Changing the constitution

A new report has said that Schedule Two of the 2008 constitution is where the “big debates” about Myanmar’s future converge, and that the section is key to opening discussions about amending the controversial charter.

By MRATT KYAW THU | FRONTIER

SCHEDULE TWO of the 2008 Constitution is at the heart of the “conversation” over Myanmar’s political future, says a research paper released in Yangon.

The paper, Schedule Two of the 2008 Constitution: Avenues for reform and decentralization and steps towards a federal system, was written by freelance researcher Ma Tinzar Htun and independent analyst Mr Mael Raynaud, and published by Germany’s Konrad Adenauer Stiftung.

The paper says the issues of democracy, federalism and the role of the military cannot be separated, and together form the basis of modern Myanmar politics.

It notes that ethnic nationality groups spent the last two decades of military rule, after the emergence of the democracy movement in 1988, calling for a “tripartite dialogue” among the National League for Democracy, the military and themselves.

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“It is no coincidence that these were also the decades when the military was drafting the 2008 Constitution,” it says.

However, the conversations about democratisation and federalism taking place in two separate processes contradict the idea of a tripartite dialogue, the report said.

“It is the firm belief of the authors, and virtually everyone they interviewed, that the political process and the peace process are one and the same: the process through which Myanmar’s political future is being built,” the paper says.

“In this context, although the big picture can be described as a conversation about Myanmar’s future among the military, the democracy forces (led by the NLD, probably for many years to come) and ethnic nationalities, it is possible to single out the section in the 2008 Constitution that epitomizes this conversation.

“It is Schedule Two, which details the powers of the state and regional parliaments and therefore, indirectly, the powers of the state and regional executives tasked with implementing the laws approved by those parliaments.”

Schedule Two “is where the big debates about Myanmar’s future converge,” says the paper.

Speaking at the event’s launch, in Yangon on May 3, Raynaud said opinions were sought only opinion from people they considered experts on decentralisation or federalism.

“We have found to the much more open minded that they thought it would be,” he said. “They all agreed that decentralization is needed. They said, ‘We cannot do our job if every decision is made in Nay Pyi Taw.’”

A primary finding was that the peace process and the political process “overlap precisely on issues related to amending Schedule Two, providing a perfect opportunity to move the two processes closer to each other in what would be a much needed and widely desired political dialogue about the future of Myanmar”.

Other primary findings were that there was a consensus on amending the constitution, “with special attention given to Schedule Two”.

The NLD government was committed to this objective and the military may be ready to accept such amendments, the paper says.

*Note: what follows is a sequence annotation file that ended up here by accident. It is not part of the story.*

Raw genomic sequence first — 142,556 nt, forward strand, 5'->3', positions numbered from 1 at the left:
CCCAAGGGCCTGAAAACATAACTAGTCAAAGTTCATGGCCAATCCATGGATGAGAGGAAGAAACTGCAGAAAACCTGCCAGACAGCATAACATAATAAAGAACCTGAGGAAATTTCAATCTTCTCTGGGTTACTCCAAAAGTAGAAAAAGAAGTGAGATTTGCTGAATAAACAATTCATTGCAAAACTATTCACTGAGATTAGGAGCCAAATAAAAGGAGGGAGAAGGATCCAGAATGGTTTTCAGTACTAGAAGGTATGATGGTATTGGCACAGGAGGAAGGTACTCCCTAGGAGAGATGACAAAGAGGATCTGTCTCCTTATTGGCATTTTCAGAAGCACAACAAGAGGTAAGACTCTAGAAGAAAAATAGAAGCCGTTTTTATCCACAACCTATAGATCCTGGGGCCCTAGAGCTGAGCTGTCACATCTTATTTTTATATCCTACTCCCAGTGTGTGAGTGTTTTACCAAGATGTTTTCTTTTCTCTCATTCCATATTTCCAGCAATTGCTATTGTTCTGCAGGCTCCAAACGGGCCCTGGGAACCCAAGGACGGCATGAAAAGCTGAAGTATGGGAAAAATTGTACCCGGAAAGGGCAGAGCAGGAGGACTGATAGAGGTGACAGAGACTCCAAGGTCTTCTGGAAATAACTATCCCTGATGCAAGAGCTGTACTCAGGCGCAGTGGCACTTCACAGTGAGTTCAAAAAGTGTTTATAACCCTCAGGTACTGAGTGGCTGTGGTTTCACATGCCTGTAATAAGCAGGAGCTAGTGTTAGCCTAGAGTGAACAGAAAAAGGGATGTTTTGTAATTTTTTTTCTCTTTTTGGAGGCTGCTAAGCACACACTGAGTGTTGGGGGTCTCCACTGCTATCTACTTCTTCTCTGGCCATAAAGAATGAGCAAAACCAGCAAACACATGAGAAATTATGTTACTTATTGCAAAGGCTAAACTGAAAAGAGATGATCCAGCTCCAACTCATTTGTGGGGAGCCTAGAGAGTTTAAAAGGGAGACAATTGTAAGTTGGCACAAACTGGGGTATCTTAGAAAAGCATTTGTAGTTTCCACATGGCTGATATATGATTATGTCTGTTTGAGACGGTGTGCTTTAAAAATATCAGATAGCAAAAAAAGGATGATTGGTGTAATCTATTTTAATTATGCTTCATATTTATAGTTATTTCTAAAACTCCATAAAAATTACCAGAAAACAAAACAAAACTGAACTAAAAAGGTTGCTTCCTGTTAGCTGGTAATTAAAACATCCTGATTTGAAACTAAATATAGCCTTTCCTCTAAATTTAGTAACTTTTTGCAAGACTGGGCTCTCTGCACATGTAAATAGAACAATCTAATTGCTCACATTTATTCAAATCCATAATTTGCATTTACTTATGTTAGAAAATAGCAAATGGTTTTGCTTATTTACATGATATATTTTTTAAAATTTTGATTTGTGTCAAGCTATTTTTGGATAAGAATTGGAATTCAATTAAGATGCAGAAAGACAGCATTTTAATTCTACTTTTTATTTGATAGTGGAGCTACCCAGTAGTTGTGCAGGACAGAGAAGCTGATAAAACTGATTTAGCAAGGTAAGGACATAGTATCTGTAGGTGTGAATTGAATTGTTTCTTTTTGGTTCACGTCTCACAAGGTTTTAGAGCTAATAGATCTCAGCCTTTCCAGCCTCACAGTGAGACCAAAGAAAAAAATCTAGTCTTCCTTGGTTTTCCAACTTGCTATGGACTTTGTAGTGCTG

It also recommended that the process should be gradual and develop through several rounds of constitutional amendments to move Myanmar closer to a federal system.

It said actors in the peace process need to take a keener interest in the political process, regardless of whether they participate in elections, and actors in the political process need to take a keener interest in the peace process and become integrated into it, moves that would make the peace process more inclusive.

The paper says achieving these objectives will require change at four levels.

At the political level, a consensus is needed among the military, the democracy movement and ethnic nationalities.

At the technical level, decentralisation will require constitutional, legal, fiscal and administrative changes according to the political consensus so that the state can function effectively and citizens feel represented and protected by it and have a sense of ownership.

At the capacity level, much needs to be done to ensure that those in charge of implementing these decisions have the ability to perform their tasks competently.

“And, perhaps most importantly, the mindset of all stakeholders will need to change for such a consensus to emerge. This will also involve change in the relationship between the center and the periphery, and changes in sharing and delegating power, as it becomes less personalized,” the paper says.

The authors acknowledge that the paper raises “huge” challenges.

“Decentralization, and later, federalism, will be the work of a lifetime, and lasting solutions will probably be found over several generations,” they write. “The people of Myanmar have no alternative than to face and, collectively, overcome these challenges.”

U Maw Htun Aung, Myanmar country manager for Natural Resource Government Institute, said that the report is useful because many people are discussing federalism and constitutional reform, but “nobody is preparing for implementation”.

TOP PHOTO: Soe Lwin | Frontier

By Mratt Kyaw Thu

By Mratt Kyaw Thu

Mratt is a Senior Reporter at Frontier. He began his career at Unity Weekly Journal in 2010 and focuses on political reporting. In 2017 he won the Agence France-Presse Kate Webb prize for his coverage of ethnic strife in Myanmar.
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